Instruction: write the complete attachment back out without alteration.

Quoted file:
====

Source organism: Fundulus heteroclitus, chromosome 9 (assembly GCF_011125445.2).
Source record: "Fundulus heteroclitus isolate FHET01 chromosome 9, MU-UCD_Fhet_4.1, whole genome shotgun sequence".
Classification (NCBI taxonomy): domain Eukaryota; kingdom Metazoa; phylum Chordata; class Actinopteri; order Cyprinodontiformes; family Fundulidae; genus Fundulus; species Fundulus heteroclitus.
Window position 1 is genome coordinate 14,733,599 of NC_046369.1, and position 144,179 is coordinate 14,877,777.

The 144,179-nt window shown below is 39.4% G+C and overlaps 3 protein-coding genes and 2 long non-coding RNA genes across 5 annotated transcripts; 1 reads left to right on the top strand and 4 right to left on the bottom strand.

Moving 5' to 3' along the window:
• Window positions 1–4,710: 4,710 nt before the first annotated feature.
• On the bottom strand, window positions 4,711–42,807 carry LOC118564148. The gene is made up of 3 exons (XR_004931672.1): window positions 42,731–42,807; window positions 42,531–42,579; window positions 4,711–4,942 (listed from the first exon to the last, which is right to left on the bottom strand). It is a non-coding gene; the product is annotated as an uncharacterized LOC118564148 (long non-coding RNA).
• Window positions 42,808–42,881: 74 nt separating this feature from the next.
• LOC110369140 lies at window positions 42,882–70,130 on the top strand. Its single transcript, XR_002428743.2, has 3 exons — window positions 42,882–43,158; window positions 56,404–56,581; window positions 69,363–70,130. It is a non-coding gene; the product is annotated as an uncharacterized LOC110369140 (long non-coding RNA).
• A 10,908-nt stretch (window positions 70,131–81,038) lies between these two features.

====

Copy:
Source organism: Fundulus heteroclitus, chromosome 9 (assembly GCF_011125445.2).
Source record: "Fundulus heteroclitus isolate FHET01 chromosome 9, MU-UCD_Fhet_4.1, whole genome shotgun sequence".
Classification (NCBI taxonomy): domain Eukaryota; kingdom Metazoa; phylum Chordata; class Actinopteri; order Cyprinodontiformes; family Fundulidae; genus Fundulus; species Fundulus heteroclitus.
Window position 1 is genome coordinate 14,733,599 of NC_046369.1, and position 144,179 is coordinate 14,877,777.

The 144,179-nt window shown below is 39.4% G+C and overlaps 3 protein-coding genes and 2 long non-coding RNA genes across 5 annotated transcripts; 1 reads left to right on the top strand and 4 right to left on the bottom strand.

Moving 5' to 3' along the window:
• Window positions 1–4,710: 4,710 nt before the first annotated feature.
• On the bottom strand, window positions 4,711–42,807 carry LOC118564148. The gene is made up of 3 exons (XR_004931672.1): window positions 42,731–42,807; window positions 42,531–42,579; window positions 4,711–4,942 (listed from the first exon to the last, which is right to left on the bottom strand). It is a non-coding gene; the product is annotated as an uncharacterized LOC118564148 (long non-coding RNA).
• Window positions 42,808–42,881: 74 nt separating this feature from the next.
• LOC110369140 lies at window positions 42,882–70,130 on the top strand. Its single transcript, XR_002428743.2, has 3 exons — window positions 42,882–43,158; window positions 56,404–56,581; window positions 69,363–70,130. It is a non-coding gene; the product is annotated as an uncharacterized LOC110369140 (long non-coding RNA).
• A 10,908-nt stretch (window positions 70,131–81,038) lies between these two features.